Ohio is one of the 24 states that permits pay day lending. This means the institution of pay day lending, also known as cash advance lending, is regulated by a state board. All pay day lenders must register with the state and uphold the state laws to stay in business. These laws govern how a default must be handled. In Ohio, the law requires a 60-day repayment plan with no fees in the case of a default.
Pay Day Loan Licensing in Ohio
To be a licensed pay day lender in Ohio, a company must show financial responsibility in the past, experience in lending, a fit balance sheet and a net worth over $100,000. In general, it is very favorable to a consumer when pay day lending is legalized and regulated in a state. In states where pay day loan businesses are not legal, there is a great deal of pay day loan fraud. As an Ohio resident, you have a greater assurance your pay day lender is operating within the law if the lender is licensed.
Pay Day Loan Fees in Ohio
Interest fees are capped at 28% annually in Ohio. This interest is assessed on a one-time, monthly computed basis. Since the interest does not compound, the borrower will never be assessed greater than 28% interest on the loan. Origination fees may be charged in addition to the interest fees. If your lender broke any of these regulations before the time you defaulted, you may be entitled to complete absolution of the debt.
Pay Day Loan Default in Ohio
Eight states, including Ohio, require installment repayment options for borrowers in default on a pay day loan. In Ohio, the law grants a 60-day grace period if you are in default. There can be no additional fees in this period. After that period, you may be subject to a $20 collection charge on the fees. If the lender must file a lawsuit to recover, you may have to pay court costs and damages to the lender.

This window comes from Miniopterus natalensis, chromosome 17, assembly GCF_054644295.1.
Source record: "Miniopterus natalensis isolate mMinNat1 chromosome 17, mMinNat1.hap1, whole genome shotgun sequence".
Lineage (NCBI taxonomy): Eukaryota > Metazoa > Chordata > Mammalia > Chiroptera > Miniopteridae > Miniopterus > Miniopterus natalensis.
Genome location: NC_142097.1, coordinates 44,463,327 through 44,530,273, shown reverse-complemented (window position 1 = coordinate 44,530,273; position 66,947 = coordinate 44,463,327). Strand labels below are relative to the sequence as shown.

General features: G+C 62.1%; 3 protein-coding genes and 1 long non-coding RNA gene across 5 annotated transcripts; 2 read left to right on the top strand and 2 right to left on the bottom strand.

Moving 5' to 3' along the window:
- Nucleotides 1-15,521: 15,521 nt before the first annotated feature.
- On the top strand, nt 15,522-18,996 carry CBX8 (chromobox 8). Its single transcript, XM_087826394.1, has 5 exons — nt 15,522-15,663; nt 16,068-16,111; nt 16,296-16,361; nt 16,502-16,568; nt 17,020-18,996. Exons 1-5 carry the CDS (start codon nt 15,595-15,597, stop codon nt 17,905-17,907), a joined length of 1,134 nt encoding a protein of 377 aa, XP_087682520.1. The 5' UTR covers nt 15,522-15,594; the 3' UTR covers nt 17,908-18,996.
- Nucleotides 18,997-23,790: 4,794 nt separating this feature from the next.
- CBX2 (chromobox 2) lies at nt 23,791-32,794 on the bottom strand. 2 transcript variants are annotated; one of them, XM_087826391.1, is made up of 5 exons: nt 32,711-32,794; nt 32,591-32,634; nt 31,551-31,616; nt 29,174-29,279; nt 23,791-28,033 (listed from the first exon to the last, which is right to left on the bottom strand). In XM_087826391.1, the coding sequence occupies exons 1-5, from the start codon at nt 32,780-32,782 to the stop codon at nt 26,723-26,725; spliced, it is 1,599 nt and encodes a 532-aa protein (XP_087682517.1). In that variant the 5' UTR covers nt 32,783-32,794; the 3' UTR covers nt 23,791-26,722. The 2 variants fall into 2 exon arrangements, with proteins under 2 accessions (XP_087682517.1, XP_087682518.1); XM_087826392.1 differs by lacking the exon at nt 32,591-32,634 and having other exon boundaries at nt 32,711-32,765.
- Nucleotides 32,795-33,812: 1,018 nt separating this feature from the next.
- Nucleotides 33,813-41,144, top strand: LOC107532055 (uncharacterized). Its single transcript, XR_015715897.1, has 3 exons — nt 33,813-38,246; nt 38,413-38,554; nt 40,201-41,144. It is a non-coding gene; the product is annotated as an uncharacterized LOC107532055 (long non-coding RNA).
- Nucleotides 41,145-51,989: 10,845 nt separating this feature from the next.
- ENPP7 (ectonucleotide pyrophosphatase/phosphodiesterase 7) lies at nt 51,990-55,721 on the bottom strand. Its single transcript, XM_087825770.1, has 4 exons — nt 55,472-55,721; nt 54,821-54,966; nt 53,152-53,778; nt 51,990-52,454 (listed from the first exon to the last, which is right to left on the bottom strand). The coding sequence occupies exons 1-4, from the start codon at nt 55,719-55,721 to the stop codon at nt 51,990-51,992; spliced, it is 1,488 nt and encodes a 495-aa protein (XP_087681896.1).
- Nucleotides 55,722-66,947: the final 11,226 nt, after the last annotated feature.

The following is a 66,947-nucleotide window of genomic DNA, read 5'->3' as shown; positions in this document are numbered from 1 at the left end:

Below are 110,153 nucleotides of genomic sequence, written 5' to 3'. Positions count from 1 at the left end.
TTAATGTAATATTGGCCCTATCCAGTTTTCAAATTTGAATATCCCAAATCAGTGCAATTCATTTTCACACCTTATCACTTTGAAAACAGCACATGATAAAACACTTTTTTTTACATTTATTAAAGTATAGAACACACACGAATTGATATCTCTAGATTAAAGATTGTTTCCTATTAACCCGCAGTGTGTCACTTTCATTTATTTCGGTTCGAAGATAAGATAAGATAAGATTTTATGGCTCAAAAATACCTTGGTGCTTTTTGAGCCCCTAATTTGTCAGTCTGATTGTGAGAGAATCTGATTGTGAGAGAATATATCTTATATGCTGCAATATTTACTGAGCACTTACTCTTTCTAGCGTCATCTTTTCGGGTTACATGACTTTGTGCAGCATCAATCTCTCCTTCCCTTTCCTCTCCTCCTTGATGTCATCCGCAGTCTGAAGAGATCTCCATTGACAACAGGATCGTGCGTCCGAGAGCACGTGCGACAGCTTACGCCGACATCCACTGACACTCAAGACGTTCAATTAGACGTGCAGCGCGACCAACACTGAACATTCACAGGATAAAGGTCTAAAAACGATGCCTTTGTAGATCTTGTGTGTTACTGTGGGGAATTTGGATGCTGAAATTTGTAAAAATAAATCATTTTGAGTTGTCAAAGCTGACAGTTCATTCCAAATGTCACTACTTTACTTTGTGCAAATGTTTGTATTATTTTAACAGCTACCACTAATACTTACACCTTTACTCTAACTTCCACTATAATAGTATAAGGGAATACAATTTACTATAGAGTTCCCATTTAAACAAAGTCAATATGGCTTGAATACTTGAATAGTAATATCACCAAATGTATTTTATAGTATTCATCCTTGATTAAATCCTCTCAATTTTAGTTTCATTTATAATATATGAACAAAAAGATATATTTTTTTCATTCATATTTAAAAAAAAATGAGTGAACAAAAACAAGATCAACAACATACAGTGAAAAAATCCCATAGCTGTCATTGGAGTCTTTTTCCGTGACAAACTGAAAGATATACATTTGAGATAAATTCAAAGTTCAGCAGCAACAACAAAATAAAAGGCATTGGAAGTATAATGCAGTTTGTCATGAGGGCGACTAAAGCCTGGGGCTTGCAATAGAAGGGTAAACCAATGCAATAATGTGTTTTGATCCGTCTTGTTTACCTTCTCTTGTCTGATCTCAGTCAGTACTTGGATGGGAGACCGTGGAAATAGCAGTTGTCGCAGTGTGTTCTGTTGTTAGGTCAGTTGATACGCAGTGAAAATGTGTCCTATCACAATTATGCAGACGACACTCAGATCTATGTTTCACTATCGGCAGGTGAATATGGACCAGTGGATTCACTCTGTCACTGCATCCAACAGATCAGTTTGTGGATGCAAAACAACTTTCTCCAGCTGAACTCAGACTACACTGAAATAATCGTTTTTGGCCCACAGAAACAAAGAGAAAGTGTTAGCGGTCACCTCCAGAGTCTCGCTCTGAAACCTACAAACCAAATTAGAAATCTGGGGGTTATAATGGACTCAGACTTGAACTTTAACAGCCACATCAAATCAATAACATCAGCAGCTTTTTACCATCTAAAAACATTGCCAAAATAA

Pay Day Loan Traps
Some less ethical pay day lenders may talk borrowers into taking a new loan to pay of an existing debt. This leads to a debt cycle often referred to as a loan trap or loan scam. Pay day lenders in Ohio are restricted from making more than one loan at a time, and they cannot make more than four loans a year to a pay day borrower. Therefore, it is illegal for the lender to offer you a new loan to pay off your existing debt. If this occurs, you can contact the Ohio Division of Financial Institutions.
Getting Out of Pay Day Loan Debt
If you find yourself in pay day loan debt, the best plan is to attempt to repay the debt within the 60-day, no-charge period. After this period, if you cannot repay, you should contact your lender and financial advisers immediately. Waiting for the lender to file a lawsuit will only result in greater charges. Since lenders are most interested in collecting the money owed, your lender may be willing to extend you a longer payment plan to help you repay the debt.
Based in Los Angeles, California, Bethany Eanes began her career in 2006. She specializes in legal, financial, and fitness writing, with publications on DUIAttorney.com and in local papers like "The Daily Breeze." Eanes earned a Bachelor of Science in history with focuses in humanities ad writing from Washington University.